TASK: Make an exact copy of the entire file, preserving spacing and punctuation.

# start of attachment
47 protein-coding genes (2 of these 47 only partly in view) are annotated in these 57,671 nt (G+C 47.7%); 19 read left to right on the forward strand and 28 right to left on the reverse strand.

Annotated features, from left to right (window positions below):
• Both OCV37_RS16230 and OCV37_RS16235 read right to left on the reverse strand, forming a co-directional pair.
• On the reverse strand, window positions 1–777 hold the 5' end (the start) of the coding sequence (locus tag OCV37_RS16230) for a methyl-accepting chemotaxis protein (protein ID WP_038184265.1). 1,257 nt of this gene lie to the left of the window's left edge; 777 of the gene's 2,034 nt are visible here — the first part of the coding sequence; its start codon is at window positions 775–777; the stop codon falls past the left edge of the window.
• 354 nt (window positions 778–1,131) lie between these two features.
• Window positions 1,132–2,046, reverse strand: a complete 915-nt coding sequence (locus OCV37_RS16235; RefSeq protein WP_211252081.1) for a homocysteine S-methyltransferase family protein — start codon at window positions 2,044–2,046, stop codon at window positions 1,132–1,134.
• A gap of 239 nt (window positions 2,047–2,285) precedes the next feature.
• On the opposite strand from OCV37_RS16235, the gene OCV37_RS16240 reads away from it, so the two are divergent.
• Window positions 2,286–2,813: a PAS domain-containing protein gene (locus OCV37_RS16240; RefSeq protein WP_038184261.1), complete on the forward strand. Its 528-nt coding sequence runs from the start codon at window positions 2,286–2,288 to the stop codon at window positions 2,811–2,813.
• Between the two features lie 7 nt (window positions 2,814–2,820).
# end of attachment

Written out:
47 protein-coding genes (2 of these 47 only partly in view) are annotated in these 57,671 nt (G+C 47.7%); 19 read left to right on the forward strand and 28 right to left on the reverse strand.

Annotated features, from left to right (window positions below):
• Both OCV37_RS16230 and OCV37_RS16235 read right to left on the reverse strand, forming a co-directional pair.
• On the reverse strand, window positions 1–777 hold the 5' end (the start) of the coding sequence (locus tag OCV37_RS16230) for a methyl-accepting chemotaxis protein (protein ID WP_038184265.1). 1,257 nt of this gene lie to the left of the window's left edge; 777 of the gene's 2,034 nt are visible here — the first part of the coding sequence; its start codon is at window positions 775–777; the stop codon falls past the left edge of the window.
• 354 nt (window positions 778–1,131) lie between these two features.
• Window positions 1,132–2,046, reverse strand: a complete 915-nt coding sequence (locus OCV37_RS16235; RefSeq protein WP_211252081.1) for a homocysteine S-methyltransferase family protein — start codon at window positions 2,044–2,046, stop codon at window positions 1,132–1,134.
• A gap of 239 nt (window positions 2,047–2,285) precedes the next feature.
• On the opposite strand from OCV37_RS16235, the gene OCV37_RS16240 reads away from it, so the two are divergent.
• Window positions 2,286–2,813: a PAS domain-containing protein gene (locus OCV37_RS16240; RefSeq protein WP_038184261.1), complete on the forward strand. Its 528-nt coding sequence runs from the start codon at window positions 2,286–2,288 to the stop codon at window positions 2,811–2,813.
• Between the two features lie 7 nt (window positions 2,814–2,820).